Jason Jacobs, the CEO and Founder of Runkeeper, thinks that fitness tracking devices are commodities. That's why he is putting the focus on his company powering these devices with its software. However, Apple, Samsung and Google have not shied away from including health monitoring functionality into their mobile offerings. This market is not going to go away. There may not be much room to compete with large scale manufacturers as the actual devices increasingly become commoditized - on this point we agree with Mr. Jacobs - but there is still a growing market for the products. After all, they may just become check-off items on every mobile users list of accessories.
Worldwide revenues from sports, fitness, and activity tracking devices will grow by 46 percent between 2013 and 2019, according to a recent report from analyst group IHS Technology. The firm attributes growth to the increasing number of health-conscious consumers willing to buy heart rate monitors and other wearable devices.IHS pegs global OEM revenue at $1.9 billion in 2013, which will rise to $2.8 billion in 2019. In 2014 revenues will grow 22 percent to $2.2 billion.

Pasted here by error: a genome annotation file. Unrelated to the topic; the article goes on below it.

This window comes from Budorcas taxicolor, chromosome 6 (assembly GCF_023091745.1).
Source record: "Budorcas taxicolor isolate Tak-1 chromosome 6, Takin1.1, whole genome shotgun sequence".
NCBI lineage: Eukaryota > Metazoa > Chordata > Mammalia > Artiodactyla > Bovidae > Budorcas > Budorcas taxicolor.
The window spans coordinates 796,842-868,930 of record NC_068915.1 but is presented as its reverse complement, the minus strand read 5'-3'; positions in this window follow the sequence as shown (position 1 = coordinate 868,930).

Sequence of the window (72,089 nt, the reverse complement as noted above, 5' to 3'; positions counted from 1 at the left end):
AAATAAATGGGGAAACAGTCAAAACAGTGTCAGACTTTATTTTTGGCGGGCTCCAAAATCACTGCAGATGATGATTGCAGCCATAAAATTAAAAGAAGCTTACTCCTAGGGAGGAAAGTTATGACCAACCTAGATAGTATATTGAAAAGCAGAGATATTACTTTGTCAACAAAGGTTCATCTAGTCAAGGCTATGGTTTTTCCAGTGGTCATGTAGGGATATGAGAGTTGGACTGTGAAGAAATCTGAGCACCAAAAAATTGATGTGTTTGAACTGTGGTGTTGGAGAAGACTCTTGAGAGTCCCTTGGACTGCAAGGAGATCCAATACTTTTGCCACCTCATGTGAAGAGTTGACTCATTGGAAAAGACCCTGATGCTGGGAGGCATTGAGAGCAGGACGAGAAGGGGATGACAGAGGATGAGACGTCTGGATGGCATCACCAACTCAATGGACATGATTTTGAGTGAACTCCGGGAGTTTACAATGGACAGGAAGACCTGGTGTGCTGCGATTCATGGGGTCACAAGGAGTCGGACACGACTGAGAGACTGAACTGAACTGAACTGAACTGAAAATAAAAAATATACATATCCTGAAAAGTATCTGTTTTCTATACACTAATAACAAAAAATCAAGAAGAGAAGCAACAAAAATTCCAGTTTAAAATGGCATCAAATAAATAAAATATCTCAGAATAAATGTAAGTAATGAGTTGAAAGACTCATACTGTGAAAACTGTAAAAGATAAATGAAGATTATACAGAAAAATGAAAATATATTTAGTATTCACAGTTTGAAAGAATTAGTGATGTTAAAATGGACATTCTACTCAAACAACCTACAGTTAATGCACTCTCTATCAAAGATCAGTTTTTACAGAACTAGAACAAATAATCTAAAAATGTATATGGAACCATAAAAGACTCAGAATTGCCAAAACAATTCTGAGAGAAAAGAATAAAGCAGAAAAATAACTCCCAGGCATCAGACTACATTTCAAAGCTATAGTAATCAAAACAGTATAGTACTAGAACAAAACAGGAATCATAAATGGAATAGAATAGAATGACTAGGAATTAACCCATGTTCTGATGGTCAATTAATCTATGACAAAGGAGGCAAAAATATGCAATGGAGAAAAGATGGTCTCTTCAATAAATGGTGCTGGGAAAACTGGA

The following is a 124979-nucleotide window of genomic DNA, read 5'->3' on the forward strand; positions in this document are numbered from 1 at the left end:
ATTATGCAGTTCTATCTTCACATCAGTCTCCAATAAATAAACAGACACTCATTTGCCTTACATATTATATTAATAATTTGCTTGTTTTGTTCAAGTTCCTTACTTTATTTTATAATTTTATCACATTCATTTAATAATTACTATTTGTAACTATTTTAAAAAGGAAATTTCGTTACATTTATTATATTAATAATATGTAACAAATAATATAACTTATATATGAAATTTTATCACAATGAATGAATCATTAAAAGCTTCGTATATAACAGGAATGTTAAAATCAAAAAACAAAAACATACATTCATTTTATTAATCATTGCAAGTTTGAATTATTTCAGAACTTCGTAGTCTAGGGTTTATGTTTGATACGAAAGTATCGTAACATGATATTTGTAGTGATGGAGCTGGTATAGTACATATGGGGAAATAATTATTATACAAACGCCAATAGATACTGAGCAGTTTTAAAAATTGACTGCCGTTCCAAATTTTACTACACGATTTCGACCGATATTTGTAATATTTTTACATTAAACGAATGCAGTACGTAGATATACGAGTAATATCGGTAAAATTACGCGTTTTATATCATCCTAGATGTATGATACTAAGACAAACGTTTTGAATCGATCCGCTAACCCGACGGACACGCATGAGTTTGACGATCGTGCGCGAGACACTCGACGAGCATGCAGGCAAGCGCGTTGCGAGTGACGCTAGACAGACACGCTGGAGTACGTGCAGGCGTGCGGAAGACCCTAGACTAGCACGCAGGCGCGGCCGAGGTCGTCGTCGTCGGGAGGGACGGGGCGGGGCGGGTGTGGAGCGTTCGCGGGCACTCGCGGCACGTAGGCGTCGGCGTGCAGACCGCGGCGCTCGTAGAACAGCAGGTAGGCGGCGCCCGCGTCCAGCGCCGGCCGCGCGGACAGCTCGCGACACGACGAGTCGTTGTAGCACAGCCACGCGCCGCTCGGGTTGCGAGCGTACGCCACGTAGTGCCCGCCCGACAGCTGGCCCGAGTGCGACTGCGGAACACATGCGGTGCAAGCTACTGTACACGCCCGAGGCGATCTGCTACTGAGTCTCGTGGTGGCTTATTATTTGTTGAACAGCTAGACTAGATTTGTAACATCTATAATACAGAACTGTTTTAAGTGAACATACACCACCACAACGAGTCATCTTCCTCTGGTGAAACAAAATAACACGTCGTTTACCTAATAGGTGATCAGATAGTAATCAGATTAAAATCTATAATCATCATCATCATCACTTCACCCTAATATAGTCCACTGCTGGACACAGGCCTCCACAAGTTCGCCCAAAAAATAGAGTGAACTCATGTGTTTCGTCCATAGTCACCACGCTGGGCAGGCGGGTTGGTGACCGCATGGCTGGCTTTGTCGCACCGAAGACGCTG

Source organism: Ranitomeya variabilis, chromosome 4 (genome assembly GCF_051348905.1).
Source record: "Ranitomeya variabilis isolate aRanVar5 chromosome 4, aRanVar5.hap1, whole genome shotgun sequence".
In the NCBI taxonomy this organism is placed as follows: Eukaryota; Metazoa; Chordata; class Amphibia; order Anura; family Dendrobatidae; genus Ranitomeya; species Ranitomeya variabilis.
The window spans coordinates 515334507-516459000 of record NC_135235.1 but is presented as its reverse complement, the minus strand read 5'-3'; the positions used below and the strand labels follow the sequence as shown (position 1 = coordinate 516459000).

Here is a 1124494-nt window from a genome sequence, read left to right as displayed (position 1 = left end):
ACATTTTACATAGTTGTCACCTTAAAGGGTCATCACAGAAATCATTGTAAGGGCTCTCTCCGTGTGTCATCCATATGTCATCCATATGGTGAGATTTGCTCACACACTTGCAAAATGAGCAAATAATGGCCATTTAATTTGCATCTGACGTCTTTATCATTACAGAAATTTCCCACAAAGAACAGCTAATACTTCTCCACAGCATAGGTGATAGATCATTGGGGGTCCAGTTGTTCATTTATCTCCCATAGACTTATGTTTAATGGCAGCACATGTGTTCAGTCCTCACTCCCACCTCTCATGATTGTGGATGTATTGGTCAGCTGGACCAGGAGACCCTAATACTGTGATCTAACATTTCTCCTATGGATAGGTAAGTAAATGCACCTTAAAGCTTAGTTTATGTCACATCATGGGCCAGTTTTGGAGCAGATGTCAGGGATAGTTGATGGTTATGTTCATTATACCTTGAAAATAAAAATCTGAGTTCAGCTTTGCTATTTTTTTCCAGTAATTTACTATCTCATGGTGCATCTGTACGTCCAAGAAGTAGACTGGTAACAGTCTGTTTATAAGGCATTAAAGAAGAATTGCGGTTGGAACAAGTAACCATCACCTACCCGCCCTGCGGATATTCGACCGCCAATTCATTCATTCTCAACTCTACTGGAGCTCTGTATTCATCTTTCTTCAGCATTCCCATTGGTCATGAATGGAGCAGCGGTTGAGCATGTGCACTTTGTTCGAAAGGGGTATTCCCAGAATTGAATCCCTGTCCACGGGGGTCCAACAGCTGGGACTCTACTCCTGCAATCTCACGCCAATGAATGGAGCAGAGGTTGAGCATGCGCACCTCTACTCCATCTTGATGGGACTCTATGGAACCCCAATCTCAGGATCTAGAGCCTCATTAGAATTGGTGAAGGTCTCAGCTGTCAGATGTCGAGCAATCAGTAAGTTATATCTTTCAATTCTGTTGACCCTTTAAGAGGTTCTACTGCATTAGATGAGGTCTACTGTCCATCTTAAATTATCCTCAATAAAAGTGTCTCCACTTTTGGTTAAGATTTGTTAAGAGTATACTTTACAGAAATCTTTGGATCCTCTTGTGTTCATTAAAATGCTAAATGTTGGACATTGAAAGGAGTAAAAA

IHS estimates that there were 84 million of these devices in the market last year, and the total number will top 120 million by 2019. “The market for traditional, dedicated sports, fitness and activity monitors will continues to thrive even amid the encroachment of smartphones and of multifunction wearable devices such as smart glasses,” Shane Walker, senior manager for medical devices and healthcare IT research at IHS predicted.
“There is continued demand for chest strap heart-rate monitors despite alternatives that make use of optical technologies, and sales of running computers with the global positioning system (GPS) are still climbing. Beyond consumer demand, sales of activity monitors will be stimulated over the long term by corporate wellness programs, and from healthcare providers who may use the devices as part of a prescription for their patients.”